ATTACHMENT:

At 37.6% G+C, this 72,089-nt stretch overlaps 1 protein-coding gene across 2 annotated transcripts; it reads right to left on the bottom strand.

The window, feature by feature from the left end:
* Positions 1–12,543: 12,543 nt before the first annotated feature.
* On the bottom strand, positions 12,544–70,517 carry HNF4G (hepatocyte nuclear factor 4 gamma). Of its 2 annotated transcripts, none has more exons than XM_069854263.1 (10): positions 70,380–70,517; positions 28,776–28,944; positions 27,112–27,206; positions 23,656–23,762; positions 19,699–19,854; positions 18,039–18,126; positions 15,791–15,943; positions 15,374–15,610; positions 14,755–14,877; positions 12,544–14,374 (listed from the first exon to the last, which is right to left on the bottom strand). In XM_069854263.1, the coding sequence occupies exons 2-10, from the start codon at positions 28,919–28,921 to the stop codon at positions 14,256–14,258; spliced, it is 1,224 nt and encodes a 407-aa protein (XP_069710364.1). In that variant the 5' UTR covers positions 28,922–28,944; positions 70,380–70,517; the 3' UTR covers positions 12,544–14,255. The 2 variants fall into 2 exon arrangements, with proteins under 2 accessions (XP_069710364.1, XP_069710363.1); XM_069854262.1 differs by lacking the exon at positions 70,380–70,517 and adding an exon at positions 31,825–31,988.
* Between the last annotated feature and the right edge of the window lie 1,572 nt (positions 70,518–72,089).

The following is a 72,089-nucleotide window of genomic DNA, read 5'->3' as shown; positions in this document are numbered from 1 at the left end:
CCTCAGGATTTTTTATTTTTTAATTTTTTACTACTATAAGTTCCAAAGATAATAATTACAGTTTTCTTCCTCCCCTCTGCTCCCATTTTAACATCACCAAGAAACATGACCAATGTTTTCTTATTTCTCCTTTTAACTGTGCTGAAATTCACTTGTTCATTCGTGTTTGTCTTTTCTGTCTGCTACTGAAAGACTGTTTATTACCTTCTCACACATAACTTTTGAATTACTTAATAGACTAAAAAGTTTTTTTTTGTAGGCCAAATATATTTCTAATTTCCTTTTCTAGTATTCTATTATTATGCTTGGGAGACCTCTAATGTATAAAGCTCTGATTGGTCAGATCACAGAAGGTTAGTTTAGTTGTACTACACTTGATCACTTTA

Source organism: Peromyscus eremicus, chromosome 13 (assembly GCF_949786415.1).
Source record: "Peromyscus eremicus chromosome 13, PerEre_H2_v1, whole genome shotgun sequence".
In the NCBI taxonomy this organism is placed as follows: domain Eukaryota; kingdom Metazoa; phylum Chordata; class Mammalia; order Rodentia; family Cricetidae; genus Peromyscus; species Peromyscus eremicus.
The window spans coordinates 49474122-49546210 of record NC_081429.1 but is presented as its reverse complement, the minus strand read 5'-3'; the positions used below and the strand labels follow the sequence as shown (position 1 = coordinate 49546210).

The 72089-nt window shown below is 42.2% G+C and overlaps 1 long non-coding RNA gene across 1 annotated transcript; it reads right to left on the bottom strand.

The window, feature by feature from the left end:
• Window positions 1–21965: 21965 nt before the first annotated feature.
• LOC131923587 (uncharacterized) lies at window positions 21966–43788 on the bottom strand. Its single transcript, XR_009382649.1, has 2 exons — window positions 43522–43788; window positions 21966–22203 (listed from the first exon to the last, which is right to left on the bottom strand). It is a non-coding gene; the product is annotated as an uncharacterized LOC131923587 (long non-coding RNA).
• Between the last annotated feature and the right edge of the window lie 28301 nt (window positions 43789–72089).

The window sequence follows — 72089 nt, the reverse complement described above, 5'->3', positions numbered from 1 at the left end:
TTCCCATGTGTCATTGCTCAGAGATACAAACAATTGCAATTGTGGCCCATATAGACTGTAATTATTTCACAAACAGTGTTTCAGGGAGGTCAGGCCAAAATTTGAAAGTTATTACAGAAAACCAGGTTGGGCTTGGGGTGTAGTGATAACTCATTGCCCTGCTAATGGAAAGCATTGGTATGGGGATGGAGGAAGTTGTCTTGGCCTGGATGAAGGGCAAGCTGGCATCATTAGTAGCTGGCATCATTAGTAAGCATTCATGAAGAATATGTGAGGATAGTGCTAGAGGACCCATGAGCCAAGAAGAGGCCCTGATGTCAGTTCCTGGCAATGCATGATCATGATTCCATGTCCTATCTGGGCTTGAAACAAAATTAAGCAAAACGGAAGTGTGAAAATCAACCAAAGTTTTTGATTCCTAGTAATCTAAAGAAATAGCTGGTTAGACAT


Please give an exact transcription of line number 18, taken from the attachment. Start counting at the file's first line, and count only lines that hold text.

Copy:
TTCCCATGTGTCATTGCTCAGAGATACAAACAATTGCAATTGTGGCCCATATAGACTGTAATTATTTCACAAACAGTGTTTCAGGGAGGTCAGGCCAAAATTTGAAAGTTATTACAGAAAACCAGGTTGGGCTTGGGGTGTAGTGATAACTCATTGCCCTGCTAATGGAAAGCATTGGTATGGGGATGGAGGAAGTTGTCTTGGCCTGGATGAAGGGCAAGCTGGCATCATTAGTAGCTGGCATCATTAGTAAGCATTCATGAAGAATATGTGAGGATAGTGCTAGAGGACCCATGAGCCAAGAAGAGGCCCTGATGTCAGTTCCTGGCAATGCATGATCATGATTCCATGTCCTATCTGGGCTTGAAACAAAATTAAGCAAAACGGAAGTGTGAAAATCAACCAAAGTTTTTGATTCCTAGTAATCTAAAGAAATAGCTGGTTAGACAT